What looks like suicide at first glance - converting a cartoon based on action figures into a full-length feature - gets more appealing when you look at thes ource material closer. The cartoon is a epic hybrid of fantasy and sci-fi, with ancient castles and sorcerers mixing with laser guns and cyborgs. It also has a very mythic feel, mixing Ancient Greece-era monsters and challenges with fairy tale locations.

There are also hordes of exotic characters - warriors, mutants, monsters, magicians of every description, so the film makers could pick the coolest ones to bring to the screen. The ones they've chosen are He-Man and his arch enemy Skeletor (obviously), amazon-type female warrior Teela and her dad Man-At -Arms, the Sorceress of Grayskull, Skeletor's second in command Evil Lyn (which is always pronounced 'Evil-In'), and Beastman. Added to these are four characters that were created for the film - Gwildor, a dwarf-like inventor, Karg, a cross between Captain Hook and a bat, snake-like Sauron, and Blade, a sword and knife-obsessed slaphead. So that's eleven fantasy characters running about, which is a pretty good total.

Masters of the Universe succeeds because it takes the cartoon and adapts not it's superficial qualities, but it's essence into a movie, turning it into a mature sci-fi/fantasy adventure. This is where so many comic and cartoon based movies fail. They don't adapt their source material properly to make a successful feature film. You need to make the movie a natural progression from what it's based on, altering the look enough so it looks acceptable in real action, altering the characters into real people, choosing actors who can give real performances. It's not simply dressing superstars up as characters from a comic or cartoon, it's re-imagining the ideas as a movie. MotU does this perfectly. You can fault it as a film itself, of course, but you can't fault it as an adaption.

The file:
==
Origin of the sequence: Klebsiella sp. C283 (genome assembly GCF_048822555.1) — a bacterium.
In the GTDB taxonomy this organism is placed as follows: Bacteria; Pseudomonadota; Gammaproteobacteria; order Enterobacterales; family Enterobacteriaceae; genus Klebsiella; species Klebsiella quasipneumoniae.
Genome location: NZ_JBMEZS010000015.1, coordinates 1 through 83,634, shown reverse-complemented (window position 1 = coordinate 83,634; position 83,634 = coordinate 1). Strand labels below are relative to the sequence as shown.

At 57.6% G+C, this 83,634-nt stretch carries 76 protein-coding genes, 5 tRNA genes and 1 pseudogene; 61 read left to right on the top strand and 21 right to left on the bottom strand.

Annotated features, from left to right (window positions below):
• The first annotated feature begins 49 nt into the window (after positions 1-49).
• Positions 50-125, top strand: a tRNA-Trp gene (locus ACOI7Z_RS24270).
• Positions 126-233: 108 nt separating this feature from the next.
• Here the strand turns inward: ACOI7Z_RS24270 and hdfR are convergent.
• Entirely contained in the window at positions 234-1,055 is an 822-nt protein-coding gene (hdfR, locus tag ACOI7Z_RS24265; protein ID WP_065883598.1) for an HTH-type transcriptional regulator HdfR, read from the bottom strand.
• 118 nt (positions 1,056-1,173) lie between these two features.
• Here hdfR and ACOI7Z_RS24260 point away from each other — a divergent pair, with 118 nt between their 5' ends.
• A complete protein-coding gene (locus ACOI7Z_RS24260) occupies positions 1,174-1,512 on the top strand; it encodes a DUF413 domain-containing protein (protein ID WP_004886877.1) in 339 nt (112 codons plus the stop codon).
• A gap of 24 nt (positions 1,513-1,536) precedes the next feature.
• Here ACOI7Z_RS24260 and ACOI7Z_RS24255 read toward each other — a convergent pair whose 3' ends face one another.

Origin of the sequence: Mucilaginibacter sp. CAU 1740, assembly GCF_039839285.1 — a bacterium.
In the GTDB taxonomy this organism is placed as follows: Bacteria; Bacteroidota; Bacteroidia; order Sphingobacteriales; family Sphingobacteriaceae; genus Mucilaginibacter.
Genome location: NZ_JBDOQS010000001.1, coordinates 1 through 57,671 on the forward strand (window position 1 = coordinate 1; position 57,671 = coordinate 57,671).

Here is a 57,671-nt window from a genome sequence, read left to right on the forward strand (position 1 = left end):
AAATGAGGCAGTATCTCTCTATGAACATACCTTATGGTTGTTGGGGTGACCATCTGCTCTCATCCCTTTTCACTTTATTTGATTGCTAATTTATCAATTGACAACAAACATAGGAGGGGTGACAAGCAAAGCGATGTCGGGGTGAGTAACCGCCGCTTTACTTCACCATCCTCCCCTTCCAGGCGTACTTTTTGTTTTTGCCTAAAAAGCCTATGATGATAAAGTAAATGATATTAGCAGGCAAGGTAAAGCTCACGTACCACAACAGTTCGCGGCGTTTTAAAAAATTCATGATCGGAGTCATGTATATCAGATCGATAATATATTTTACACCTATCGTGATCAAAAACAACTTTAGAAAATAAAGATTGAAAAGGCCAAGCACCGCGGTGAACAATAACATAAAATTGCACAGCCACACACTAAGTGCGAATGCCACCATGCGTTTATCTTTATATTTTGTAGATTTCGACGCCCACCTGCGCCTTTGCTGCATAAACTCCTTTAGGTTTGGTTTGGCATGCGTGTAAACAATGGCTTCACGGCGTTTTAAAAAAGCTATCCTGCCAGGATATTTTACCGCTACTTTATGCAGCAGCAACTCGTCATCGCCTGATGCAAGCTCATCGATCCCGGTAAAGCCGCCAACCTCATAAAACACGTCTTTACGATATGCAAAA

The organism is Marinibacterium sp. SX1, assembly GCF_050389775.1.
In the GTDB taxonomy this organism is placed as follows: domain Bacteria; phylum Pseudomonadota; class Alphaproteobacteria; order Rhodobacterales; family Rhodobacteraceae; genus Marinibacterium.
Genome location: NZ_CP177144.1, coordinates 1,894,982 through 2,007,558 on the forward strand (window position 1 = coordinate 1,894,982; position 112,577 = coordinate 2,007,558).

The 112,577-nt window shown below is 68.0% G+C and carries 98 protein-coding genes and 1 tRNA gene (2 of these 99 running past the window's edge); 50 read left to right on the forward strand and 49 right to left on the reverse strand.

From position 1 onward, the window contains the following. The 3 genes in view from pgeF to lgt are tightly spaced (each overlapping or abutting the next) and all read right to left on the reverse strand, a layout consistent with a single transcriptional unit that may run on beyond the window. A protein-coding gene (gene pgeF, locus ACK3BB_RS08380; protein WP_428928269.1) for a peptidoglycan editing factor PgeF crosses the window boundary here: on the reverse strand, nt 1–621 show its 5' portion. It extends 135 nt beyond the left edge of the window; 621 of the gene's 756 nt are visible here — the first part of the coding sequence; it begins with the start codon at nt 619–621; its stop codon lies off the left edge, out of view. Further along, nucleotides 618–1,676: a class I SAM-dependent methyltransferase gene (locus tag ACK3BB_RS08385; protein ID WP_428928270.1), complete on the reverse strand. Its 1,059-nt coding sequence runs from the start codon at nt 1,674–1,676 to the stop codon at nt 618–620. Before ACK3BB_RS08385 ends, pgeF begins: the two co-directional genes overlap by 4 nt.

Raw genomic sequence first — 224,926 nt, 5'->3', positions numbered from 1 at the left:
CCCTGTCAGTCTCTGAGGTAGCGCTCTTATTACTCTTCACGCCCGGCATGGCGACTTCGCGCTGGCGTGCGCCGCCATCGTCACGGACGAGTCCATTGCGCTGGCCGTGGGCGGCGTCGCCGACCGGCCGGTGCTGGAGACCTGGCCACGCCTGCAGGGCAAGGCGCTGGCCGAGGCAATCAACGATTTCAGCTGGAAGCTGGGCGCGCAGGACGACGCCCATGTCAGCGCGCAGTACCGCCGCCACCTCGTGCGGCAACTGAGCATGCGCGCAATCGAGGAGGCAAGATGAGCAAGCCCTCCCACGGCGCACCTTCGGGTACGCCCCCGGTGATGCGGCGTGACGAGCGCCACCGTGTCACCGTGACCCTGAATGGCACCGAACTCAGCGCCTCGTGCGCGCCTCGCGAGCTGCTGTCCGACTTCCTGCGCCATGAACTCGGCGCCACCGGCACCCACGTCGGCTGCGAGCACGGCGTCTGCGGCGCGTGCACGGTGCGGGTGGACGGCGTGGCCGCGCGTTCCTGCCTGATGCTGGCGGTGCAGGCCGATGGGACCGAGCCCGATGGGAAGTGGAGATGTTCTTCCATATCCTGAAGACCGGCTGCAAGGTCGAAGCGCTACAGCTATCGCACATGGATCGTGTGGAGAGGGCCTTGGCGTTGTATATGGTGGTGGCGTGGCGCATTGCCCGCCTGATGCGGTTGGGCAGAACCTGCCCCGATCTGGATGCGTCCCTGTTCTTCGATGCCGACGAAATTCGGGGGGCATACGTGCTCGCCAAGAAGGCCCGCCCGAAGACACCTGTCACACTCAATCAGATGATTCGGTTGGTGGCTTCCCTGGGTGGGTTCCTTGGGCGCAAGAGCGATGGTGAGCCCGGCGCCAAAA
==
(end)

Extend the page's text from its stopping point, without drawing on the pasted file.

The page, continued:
The production design is superb, with some superbly realized sets and costumes. Everything has been adapted to look more realistic on the big screen. The cast give uniformly decent performances. Nobody lets the side down - these are all 3D characters, not cartoons. Dolph Lungren proves he's one of the European bodybuilder brigade who can act. Frank Langella gives an outstanding performance as Skeletor, his powerful presence almost bursting out of the TV and into your living room. Langella gives a shining example to all actors portraying comicbook and cartoon characters in live action. There is a pervading sense of dread whenever he appears, especially during Castle Grayskull sequences, and the script gives him some awesome lines which he delivers with pure evil dripping from his voice.